The higher the climb, the better the view and the better the jump. There are few things in this world as simple and exciting as leaping off a jagged rock, soaring through the air, and plunging into a cool pool below. When you jump, you feel just like a kid again, whose biggest worry is making the biggest splash.
One family’s love for the water has taken them on an adventurous and unforgettable journey. Gary and Tina Aguilar enjoyed body boarding together long before their daughter was born. Little did they know just how far the waves might take their family. Angel’Lea is now eleven years old and with only a year and a half under her belt, she has accomplished goals that girls her age have yet to dream about even fathom as possible.
Guam may be best known for white sand beaches and luxury shopping, but that’s just the glossy exterior. Underneath, there is an exotic island culture waiting to be discovered. If you’re a culture vulture, follow our guide for the best way to immerse yourself in local food, history, and traditions.
The murky green waters of Talofofo Bay swelled underneath me. I had one hand clutching the side of my surfboard and the other wading in the water as I sat upright casually waiting. To my left were boogie-boarders, kicking flippers to keep their spot while waiting patiently, too. To catch the same thing—that one big one.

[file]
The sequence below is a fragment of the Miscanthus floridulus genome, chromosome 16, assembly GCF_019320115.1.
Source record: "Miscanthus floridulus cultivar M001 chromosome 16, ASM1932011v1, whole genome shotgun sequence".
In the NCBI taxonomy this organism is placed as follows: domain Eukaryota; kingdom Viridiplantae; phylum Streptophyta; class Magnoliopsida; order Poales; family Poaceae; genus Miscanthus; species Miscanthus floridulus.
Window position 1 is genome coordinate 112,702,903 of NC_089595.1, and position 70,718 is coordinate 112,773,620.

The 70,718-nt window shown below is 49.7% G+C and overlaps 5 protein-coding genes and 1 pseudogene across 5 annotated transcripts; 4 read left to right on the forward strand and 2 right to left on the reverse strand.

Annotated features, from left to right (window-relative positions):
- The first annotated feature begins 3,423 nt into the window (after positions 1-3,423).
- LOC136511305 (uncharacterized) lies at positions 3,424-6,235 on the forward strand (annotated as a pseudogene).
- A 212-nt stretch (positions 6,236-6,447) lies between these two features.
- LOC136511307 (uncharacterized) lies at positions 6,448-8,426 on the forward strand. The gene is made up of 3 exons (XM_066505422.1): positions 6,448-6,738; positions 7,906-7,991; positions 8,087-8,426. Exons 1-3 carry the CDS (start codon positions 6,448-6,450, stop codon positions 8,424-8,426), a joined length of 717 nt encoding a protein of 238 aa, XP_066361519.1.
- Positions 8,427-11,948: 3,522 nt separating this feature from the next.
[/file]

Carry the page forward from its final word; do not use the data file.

What good would paradise be without music? Across the radio dial, a world of genres mix together, and in a given venue, you might find anything from reggae and rock to killer jazz or cha cha. Here is a brief guide to some of the scenes.
The Guam Guide and Global Girl Travels are in production on a one-of-a-kind travel documentary about Guam. On the heels of United Airlines Hemispheres’ cover story, Three Perfect Days in Guam, writer, photographer, and TV host Jessica Peterson will take viewers for an intimate look at island culture, food, and adventure.
Ritidian Point may be famed for its powdery, white sand and jeweled waters, but beyond the splendors of its shoreline lies much to see. The beach itself is just the ornamental fringe of the 1,203-acre Guam National Wildlife Refuge, home of Marianas fruit bats, crows, and tree snails, plus significant remnants of ancient Chamorro culture. A fully-explored day at Ritidian will yield lattes, water wells, and pottery fragments—evidence of the once-thriving Chamorro village that likely predated the 1521 arrival of the Spanish by more than five hundred years.
In some ways, the mom ‘n pop store and Guam have a lot in common: on the outside, you might see a weather-beaten building with a strange name, but once you go in, you will find no shortage of surprises. Every village has one, most have many. On the counter next to the register you will find sweet, salty, and spicy never-fail favorites.